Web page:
Yesterday, at the crack of dawn, I got a frantic call from my Husband. He had been at work for over an hour already and woke me out of my slumber. First off, to get a call from him so early was unfathomable. He knows how I cherish my sleep. So, I knew something was up.
As I said hello, he realized jumbled sentences that I couldn’t understand. Something was really up. After calming him down, I finally got the whole story. Supposedly, some cash advance place had called him minutes before he called me, saying that he needed to pay them $555 by 3pm or he, my father and my husband’s friend would be arrested.
Hmmm interesting. Now, while he was screaming to me that we needed to find 600 dollars in 6 hours, I got to thinking. How valid was this? How shady was this?
Let’s take it back a notch. My hubby is adorable, strong, loyal and unfortunately, gullible. Not very gullible, but he hasn’t developed his New Jersey smarts yet. He’s a corn-fed, Mid-West boy. He loves to pretend he grew up “in the streets” but if there is a farm behind your “street” then that may not qualify as the ghetto. I’m just saying. So, even though he is my husband and he’s been here for over 5 years, he’s still my padawan. He’s not an East Coast Jedi just yet.
Now, that you know that little tidbit, let me add in that he loves to spring into action without thought. Besides this being a horrible attribute when dealing with life issues, it’s so hard to tame when we try to keep a budget. Like I said, I’m just saying.
Once he calmed down, told me to go take the money out of our account and quickly hung up the phone, I let my street smarts go into action. What he didn’t realize is that this was an obvious scam.
What were the tale-tell signs?
1. They called him out of the blue. If this was ligitimate, we would have gotten documentation a long time ago. Someone calling you at 8 in the morning and telling you you have until 3pm to get them money is not legitimate. That’s called extortion.
2. The number came up as blocked. Any valid corporation would not only have a real number show up on the caller ID, but they would leave you a message. They called my husband 4 times in 3 minutes. Again, not legitimate.
3. WE DID NOT BORROW MONEY FROM THESE PEOPLE….EVER! My husband made the mistake of looking up cash advance options over a year ago when he was being bull-headed and wouldn’t go over the budgert with me. He looked at the account, assumed we didn’t have enough for a big bill that was due at the end of that week, and inquired about it. He also didn’t realize that we had(and still have) sub accounts for our bills. The CFO he is not. This is why I now handle all bills.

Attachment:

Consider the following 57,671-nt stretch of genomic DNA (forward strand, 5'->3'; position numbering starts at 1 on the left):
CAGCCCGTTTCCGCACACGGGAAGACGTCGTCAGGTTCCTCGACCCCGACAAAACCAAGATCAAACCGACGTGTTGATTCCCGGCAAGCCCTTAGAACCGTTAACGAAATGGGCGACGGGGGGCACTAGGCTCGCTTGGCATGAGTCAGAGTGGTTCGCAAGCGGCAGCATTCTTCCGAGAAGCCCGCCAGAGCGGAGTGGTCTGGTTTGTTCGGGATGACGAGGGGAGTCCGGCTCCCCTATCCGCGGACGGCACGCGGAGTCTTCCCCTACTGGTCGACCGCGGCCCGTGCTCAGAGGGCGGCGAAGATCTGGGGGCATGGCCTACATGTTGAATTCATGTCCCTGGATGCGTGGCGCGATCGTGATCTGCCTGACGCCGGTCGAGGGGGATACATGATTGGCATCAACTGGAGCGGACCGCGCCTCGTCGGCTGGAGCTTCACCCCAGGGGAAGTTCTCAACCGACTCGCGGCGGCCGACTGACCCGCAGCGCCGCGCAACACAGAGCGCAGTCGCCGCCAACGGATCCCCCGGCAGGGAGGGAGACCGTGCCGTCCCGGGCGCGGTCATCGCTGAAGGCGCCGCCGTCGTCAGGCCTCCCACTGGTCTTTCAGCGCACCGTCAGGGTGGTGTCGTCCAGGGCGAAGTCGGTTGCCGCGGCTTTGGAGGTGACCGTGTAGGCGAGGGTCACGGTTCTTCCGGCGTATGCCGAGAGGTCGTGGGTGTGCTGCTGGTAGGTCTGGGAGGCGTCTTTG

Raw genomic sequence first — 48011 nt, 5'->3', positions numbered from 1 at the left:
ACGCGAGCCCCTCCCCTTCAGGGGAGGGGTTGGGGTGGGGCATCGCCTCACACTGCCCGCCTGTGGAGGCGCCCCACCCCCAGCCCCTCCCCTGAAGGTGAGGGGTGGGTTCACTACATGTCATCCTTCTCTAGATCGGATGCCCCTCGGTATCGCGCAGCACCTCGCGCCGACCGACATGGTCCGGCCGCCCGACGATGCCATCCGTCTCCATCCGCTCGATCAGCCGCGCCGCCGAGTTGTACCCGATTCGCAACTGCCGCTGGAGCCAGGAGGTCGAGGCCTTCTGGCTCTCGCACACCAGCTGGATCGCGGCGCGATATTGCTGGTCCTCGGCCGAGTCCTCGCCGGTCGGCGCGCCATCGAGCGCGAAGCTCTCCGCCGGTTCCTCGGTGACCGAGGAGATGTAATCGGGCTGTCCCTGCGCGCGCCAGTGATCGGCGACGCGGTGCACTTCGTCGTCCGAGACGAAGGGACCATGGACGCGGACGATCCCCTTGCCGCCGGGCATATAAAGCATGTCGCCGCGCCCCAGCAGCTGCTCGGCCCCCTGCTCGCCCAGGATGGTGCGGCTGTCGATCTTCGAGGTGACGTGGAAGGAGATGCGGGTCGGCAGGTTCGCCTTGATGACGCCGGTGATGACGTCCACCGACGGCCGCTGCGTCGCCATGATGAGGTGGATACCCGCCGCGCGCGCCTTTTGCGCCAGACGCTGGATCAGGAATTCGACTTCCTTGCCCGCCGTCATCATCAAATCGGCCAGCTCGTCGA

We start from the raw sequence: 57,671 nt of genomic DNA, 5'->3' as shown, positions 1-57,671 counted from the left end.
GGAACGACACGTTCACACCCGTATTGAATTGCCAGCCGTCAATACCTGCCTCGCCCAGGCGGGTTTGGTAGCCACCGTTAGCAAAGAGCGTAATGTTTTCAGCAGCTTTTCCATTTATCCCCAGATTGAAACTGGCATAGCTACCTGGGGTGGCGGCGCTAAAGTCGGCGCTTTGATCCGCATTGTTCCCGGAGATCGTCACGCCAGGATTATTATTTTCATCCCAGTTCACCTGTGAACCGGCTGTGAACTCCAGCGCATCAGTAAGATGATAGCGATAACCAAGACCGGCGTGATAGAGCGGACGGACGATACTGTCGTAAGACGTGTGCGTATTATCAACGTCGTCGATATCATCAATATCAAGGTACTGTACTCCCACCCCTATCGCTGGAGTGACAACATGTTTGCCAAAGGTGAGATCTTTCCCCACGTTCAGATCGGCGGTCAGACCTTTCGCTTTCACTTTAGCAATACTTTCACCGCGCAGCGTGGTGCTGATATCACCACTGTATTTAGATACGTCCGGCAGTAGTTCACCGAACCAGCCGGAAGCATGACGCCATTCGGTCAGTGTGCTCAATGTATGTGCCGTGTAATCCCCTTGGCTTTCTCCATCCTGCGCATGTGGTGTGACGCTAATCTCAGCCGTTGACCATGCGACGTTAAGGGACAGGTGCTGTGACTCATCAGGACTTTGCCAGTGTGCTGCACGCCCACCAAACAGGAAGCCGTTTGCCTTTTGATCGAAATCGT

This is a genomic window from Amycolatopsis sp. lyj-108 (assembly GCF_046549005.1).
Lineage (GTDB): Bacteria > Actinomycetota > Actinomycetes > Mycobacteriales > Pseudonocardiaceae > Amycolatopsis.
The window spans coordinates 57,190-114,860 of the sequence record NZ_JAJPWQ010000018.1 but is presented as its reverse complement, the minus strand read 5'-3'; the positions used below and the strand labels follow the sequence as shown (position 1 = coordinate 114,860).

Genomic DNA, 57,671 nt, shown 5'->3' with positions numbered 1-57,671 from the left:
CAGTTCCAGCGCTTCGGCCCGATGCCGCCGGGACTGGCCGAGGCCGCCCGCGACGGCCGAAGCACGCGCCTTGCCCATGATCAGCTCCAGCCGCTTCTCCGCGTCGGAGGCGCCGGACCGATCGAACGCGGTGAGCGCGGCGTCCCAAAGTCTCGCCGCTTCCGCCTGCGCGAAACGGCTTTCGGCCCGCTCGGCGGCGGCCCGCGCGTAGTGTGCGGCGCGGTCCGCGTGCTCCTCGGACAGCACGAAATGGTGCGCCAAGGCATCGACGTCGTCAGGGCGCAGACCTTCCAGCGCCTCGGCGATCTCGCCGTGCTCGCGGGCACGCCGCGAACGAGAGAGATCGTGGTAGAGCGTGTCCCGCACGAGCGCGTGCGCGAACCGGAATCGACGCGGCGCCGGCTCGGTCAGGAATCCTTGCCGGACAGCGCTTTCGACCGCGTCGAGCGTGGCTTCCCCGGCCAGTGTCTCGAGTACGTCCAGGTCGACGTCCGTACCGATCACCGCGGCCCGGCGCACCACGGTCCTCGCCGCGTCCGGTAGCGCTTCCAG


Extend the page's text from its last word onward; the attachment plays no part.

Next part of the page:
The best part is that after he called me, he called my gangster boo, street smart, born in NYC, Mother and she got ON this “company.” She googled the company and found out that there have been many complaints about this scam. She even got the number for the “attorney” that called my husband and attempted to get more information. When she didn’t, she called the local news reporter that does undercover stories about scams. Yes, my mom is THAT serious.
He even called and worried his mother to death. I cleaned up that mess quickly.
Now, what did we learn?
1. I learned that my husband still has lots to learn. I keep thinking he’s my established macho man, but I still have the upper hand with my east coast paranoia. Like the X Files say, “trust no one.”
2. I also learned that I have grown up quite a bit. I used to yell back at him and refuse to follow through with anything foolish until he calmed down and put all the ducks in a row. Now, I let him panic, agree to follow his instruction and do what I KNOW is the right thing to do. Isn’t that the Christain way? Ha!
3. Hubby learned that giving out your information, my information and even his friend’s information, is a big no-no. Seeing as this was over a year ago, and he was still so young then mentally, I pass that up as a big life experience for him. A year later, he sees how stupid that was.
4. Report all scams immediately. One smart thing that hubby did was call the Edison police station to see if there was a warrant out for his arrest, like the “attorney” said there was. Of course, there was not. He went down to the station, filed a complaint, and even took out bank statements from November of last year to January of this year to prove that we had no money tranfer from this company. I will be calling the Attorney General tomorrow and trying to contact the Better Business Bureau. This is how we got concrete information that this was a scam; lots of other people who had this issue reported it to BBB and it was posted online.
Of all days, that didn’t need to happen to us. All bills were paid, most of our items were packed for the new place, and I was going to get up that morning and get our bank check for our deposit on the new place. When all is in place, things love to fall apart. But, when it comes to the silver lining, this scam helped us learn even more life lessons.